One of the telltale signs of fall portrait photography is the colors. The most beautiful ones are hidden high up. The most beautiful fall leaves are above eye level, often at heights of several meters. When I see a tree with emblematic yellow, orange, or red colors from a distance, I quickly run to it with excitement. Only then do I realize that I will have to lay on the ground to capture the colors behind the model, or lose the battle with composition and move a few (kilo)meters closer. That’s why in this particular photoshoot, I appreciated shooting in hilly terrain.
On the way back to the car, I noticed the treetops below in the valley were suddenly at our level. So, I rushed Joan over to the wonderful burst of yellow that had taken shape before us. And because Joan had on a beautiful yellow coat, the overall feeling of the photo in combination with her orange sweater and red hair created a color spectrum that’s just about as autumnal as can be.
Don’t be afraid to bring your entire closet with you
One of the things I’ve learned is props for photos are always a big advantage. They can be a source of inspiration, increase production value, and be entertaining to hold.
They are a source of inspiration because thinking about how to use the items gives way to ideas for composition, an overarching theme, and poses. We brought a book which lights up when opened, a large, carved pumpkin, a small squash, a retro camera, broomstick, witch’s hat with lights, and a goat skull.
These will give you at least six ideas where you’ll be able to use each prop. Then you are left with one photo where you place all the props, and some where they are combined. And all of a sudden, you have a good hour’s worth of work.
Increased production value happens when you add something extra to your photo. It’s the idea that the extra effort you’ve put forth is interesting and beautiful. It adds that extra 5% to your results. And every percent counts.
Something to occupy your hands, like a cane, is used so that models have something to do with their hands. In costume photography, it is a good idea to put something in your subject’s hand. It adds to the natural feeling and is often a part of the storytelling that is integral to costume photography. What’s more, it doesn’t look good when your models’ hands simply hang at their sides. Hands should, in some way, be occupied even if it just means they are in their pockets. But, putting a broomstick, cane, or magical potion in your subjects‘ hands brings your photography to a completely different level.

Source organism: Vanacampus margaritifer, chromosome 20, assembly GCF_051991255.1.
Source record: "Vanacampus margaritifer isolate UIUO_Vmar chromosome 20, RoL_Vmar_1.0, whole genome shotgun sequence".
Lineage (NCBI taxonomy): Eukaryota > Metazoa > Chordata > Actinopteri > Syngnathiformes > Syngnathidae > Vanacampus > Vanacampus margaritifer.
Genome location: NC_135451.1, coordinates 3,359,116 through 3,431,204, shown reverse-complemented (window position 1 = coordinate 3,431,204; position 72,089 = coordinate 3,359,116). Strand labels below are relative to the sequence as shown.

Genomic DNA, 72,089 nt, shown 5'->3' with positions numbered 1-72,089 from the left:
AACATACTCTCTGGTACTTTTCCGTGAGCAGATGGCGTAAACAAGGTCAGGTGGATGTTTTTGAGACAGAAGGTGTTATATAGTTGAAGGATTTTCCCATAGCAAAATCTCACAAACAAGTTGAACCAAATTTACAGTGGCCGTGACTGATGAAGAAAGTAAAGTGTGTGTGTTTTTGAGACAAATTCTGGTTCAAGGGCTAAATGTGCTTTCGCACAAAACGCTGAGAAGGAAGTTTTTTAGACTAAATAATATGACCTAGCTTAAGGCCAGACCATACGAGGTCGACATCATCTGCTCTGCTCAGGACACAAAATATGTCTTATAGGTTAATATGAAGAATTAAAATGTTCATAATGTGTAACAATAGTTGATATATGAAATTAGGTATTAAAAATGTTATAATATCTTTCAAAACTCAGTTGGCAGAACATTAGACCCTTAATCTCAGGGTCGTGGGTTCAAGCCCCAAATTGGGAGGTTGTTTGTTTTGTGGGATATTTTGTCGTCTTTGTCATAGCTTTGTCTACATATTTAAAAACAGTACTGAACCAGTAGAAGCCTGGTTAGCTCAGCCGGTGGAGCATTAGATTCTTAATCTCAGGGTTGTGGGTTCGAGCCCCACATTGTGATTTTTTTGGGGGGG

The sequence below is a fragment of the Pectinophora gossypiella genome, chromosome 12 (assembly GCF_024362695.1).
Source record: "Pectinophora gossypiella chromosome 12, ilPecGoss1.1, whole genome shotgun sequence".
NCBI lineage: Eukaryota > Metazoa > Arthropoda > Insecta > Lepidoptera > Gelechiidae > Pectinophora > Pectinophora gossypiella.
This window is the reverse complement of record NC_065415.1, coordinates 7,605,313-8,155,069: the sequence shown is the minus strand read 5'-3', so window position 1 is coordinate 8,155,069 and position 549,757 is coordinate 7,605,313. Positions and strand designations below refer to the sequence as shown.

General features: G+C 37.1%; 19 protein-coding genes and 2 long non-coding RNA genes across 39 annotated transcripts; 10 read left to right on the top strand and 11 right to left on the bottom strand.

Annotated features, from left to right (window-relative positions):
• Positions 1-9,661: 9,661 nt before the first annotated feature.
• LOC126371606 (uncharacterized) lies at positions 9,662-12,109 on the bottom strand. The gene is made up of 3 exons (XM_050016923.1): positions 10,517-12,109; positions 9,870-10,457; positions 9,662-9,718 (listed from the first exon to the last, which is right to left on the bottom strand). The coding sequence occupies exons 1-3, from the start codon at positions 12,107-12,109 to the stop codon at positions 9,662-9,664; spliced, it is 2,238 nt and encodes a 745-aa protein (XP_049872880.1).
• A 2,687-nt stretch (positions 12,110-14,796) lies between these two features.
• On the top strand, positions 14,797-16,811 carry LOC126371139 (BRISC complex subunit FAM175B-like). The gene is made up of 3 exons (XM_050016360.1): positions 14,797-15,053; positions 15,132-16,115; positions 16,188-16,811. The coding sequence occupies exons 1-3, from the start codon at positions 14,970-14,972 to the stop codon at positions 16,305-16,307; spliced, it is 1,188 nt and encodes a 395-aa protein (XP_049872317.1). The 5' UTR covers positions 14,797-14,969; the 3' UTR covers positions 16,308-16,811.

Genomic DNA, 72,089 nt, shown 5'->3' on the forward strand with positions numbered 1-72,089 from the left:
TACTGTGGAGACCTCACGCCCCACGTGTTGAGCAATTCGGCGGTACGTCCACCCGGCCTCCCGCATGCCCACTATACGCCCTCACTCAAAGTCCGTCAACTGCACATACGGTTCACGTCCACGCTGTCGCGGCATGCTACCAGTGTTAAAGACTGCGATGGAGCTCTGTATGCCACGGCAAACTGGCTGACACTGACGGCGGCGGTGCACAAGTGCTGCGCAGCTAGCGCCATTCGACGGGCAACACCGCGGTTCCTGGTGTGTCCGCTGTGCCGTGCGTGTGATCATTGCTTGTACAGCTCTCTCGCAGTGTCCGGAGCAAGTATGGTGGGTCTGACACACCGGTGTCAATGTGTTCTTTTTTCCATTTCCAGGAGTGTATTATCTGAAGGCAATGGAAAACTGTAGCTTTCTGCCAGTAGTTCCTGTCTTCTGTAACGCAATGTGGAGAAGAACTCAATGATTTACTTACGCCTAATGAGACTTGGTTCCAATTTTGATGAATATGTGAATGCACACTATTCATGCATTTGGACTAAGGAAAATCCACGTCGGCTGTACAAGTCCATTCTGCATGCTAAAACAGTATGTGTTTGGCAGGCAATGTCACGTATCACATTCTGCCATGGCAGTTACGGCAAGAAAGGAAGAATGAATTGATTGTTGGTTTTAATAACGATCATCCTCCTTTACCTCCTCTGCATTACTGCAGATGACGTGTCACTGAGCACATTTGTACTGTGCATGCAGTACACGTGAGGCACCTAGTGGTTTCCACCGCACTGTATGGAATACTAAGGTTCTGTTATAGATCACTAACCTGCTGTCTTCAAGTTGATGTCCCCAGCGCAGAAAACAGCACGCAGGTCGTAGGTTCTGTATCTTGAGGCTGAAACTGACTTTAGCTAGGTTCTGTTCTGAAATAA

How to edit
I used Zoner Photo Studio X to tint my colors to shades of orange. Radial Filters were my friend and I highly emphasized the glow of the pumpkin. For the photo which had the most success in the end, I used the Develop Module for 95% of the edits. Radial Filters helped me not only with exposure and adding strong vignetting, but also while performing local edits in color shift. The high intensity of the transitions within the photo now naturally matches the rest of the photo. Now, the moss remains green and I was able to tint the leaves to shades of orange.
To achieve the orange look, I especially recommend adjusting the green hue in Color Shift. And when your entire photo is tinted orange, use the Filter Brush (B) to balance skin tones and you’re done.
Zoner also offers a package of great fall presets, which you can use when you’re unsure, but want to get an undeniable autumnal mood. Presets can be used as a source of inspiration or to add a subtle look to your photo, because their intensity can be set according to your wishes.
Get inspired by our fall photoshoot!
We had a great time with our Halloween photoshoot. We flew on a broomstick, up and down the hill, to the treetops, and brought an army of pumpkins to the forest. We had a great day taking in the fall colors and found beautiful places for shooting (Vlčí Rokle u Prosečnice). We experimented with smoke bombs and even got some great shots on a Praktica analogue camera, which I inherited from my grandfather and occasionally bring along on photoshoots. We can’t wait for next Halloween and other crazy ideas for our photoshoot!